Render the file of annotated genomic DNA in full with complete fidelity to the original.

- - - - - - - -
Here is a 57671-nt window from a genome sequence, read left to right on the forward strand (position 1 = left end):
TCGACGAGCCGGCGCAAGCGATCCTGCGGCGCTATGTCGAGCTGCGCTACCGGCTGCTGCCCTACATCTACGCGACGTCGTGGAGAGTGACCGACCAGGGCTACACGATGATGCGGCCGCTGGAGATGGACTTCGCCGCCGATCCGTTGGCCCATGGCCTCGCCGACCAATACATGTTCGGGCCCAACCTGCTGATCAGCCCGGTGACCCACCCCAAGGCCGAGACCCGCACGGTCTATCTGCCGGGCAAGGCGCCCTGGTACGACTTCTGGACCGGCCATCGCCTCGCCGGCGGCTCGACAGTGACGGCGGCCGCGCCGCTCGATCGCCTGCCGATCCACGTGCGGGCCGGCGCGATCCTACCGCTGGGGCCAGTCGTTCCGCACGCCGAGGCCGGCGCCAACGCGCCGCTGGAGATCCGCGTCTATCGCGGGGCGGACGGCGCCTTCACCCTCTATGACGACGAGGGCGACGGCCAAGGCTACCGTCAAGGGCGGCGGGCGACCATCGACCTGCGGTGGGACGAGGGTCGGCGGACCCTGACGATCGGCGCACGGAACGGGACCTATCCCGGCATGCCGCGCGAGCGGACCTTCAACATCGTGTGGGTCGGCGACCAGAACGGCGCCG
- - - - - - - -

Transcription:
Here is a 57671-nt window from a genome sequence, read left to right on the forward strand (position 1 = left end):
TCGACGAGCCGGCGCAAGCGATCCTGCGGCGCTATGTCGAGCTGCGCTACCGGCTGCTGCCCTACATCTACGCGACGTCGTGGAGAGTGACCGACCAGGGCTACACGATGATGCGGCCGCTGGAGATGGACTTCGCCGCCGATCCGTTGGCCCATGGCCTCGCCGACCAATACATGTTCGGGCCCAACCTGCTGATCAGCCCGGTGACCCACCCCAAGGCCGAGACCCGCACGGTCTATCTGCCGGGCAAGGCGCCCTGGTACGACTTCTGGACCGGCCATCGCCTCGCCGGCGGCTCGACAGTGACGGCGGCCGCGCCGCTCGATCGCCTGCCGATCCACGTGCGGGCCGGCGCGATCCTACCGCTGGGGCCAGTCGTTCCGCACGCCGAGGCCGGCGCCAACGCGCCGCTGGAGATCCGCGTCTATCGCGGGGCGGACGGCGCCTTCACCCTCTATGACGACGAGGGCGACGGCCAAGGCTACCGTCAAGGGCGGCGGGCGACCATCGACCTGCGGTGGGACGAGGGTCGGCGGACCCTGACGATCGGCGCACGGAACGGGACCTATCCCGGCATGCCGCGCGAGCGGACCTTCAACATCGTGTGGGTCGGCGACCAGAACGGCGCCG